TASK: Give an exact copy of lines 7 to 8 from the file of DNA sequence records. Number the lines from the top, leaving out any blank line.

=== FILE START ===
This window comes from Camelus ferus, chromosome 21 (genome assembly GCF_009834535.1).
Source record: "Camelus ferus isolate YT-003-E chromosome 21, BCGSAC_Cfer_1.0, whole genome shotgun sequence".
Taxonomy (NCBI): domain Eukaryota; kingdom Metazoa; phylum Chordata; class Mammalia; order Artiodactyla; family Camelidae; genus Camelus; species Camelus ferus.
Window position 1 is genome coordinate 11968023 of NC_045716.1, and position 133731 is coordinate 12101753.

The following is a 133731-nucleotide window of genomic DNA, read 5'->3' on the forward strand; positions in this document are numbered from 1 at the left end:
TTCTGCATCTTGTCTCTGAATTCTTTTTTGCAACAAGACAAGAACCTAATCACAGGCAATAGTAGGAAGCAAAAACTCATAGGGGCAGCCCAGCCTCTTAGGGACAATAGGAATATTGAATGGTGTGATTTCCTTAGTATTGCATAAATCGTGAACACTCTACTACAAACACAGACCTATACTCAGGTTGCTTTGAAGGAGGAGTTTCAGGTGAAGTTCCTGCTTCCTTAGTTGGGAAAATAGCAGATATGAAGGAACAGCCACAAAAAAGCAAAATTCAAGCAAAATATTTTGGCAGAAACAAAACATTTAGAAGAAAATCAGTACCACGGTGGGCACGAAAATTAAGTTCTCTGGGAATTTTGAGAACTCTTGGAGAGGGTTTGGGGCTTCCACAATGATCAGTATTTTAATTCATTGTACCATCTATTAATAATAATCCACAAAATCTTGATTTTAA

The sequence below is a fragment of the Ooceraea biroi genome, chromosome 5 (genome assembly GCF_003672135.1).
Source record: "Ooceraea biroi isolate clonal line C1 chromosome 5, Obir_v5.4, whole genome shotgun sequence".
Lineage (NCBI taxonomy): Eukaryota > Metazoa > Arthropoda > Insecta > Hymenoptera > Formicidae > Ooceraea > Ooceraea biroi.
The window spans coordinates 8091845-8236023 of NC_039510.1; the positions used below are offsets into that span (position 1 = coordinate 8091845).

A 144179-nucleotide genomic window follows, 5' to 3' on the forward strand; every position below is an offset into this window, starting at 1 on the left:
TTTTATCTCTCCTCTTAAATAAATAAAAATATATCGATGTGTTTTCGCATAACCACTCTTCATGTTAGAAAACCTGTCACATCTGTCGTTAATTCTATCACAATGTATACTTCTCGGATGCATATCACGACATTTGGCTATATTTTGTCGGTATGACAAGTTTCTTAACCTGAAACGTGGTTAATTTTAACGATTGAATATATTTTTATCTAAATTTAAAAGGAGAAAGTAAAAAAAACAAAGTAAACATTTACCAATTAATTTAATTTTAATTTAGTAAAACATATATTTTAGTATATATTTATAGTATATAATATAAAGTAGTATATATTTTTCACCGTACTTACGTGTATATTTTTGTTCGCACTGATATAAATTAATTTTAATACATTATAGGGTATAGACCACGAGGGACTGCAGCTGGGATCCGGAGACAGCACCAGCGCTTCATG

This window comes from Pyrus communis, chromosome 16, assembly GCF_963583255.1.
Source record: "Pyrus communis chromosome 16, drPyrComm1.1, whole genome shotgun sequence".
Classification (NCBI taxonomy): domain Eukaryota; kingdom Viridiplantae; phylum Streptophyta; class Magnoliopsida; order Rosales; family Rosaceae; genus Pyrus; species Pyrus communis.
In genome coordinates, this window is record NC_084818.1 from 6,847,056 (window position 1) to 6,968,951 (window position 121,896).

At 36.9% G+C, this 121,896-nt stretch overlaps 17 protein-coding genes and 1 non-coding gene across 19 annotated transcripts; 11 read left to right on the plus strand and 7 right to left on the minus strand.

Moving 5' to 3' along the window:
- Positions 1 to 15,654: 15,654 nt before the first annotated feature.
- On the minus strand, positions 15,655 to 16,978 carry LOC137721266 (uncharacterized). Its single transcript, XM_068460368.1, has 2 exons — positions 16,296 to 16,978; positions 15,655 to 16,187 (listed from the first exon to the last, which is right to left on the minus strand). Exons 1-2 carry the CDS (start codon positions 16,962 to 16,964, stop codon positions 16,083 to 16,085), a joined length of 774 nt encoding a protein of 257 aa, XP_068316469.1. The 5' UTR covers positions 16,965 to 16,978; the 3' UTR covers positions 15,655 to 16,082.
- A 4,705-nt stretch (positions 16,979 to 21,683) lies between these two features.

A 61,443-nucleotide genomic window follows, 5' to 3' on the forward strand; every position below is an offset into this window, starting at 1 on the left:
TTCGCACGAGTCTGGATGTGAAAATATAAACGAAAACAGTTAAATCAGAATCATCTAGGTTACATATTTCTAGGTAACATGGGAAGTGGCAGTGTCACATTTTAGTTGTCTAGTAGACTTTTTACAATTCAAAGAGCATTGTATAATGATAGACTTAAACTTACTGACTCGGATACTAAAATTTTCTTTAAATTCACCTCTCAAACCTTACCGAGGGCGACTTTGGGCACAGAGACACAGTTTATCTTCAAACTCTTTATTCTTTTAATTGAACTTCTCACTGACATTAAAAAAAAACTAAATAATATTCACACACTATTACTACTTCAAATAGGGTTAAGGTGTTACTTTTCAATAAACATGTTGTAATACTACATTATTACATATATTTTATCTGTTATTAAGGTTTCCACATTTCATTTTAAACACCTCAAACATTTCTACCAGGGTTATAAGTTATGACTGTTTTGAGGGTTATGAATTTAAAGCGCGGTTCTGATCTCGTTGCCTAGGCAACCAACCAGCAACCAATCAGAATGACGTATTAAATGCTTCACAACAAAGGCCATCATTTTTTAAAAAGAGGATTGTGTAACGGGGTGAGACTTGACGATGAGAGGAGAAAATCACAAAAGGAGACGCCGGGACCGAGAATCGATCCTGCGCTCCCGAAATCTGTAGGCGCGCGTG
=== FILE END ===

The sequence below is a fragment of the Ooceraea biroi genome, chromosome 5 (genome assembly GCF_003672135.1).
Source record: "Ooceraea biroi isolate clonal line C1 chromosome 5, Obir_v5.4, whole genome shotgun sequence".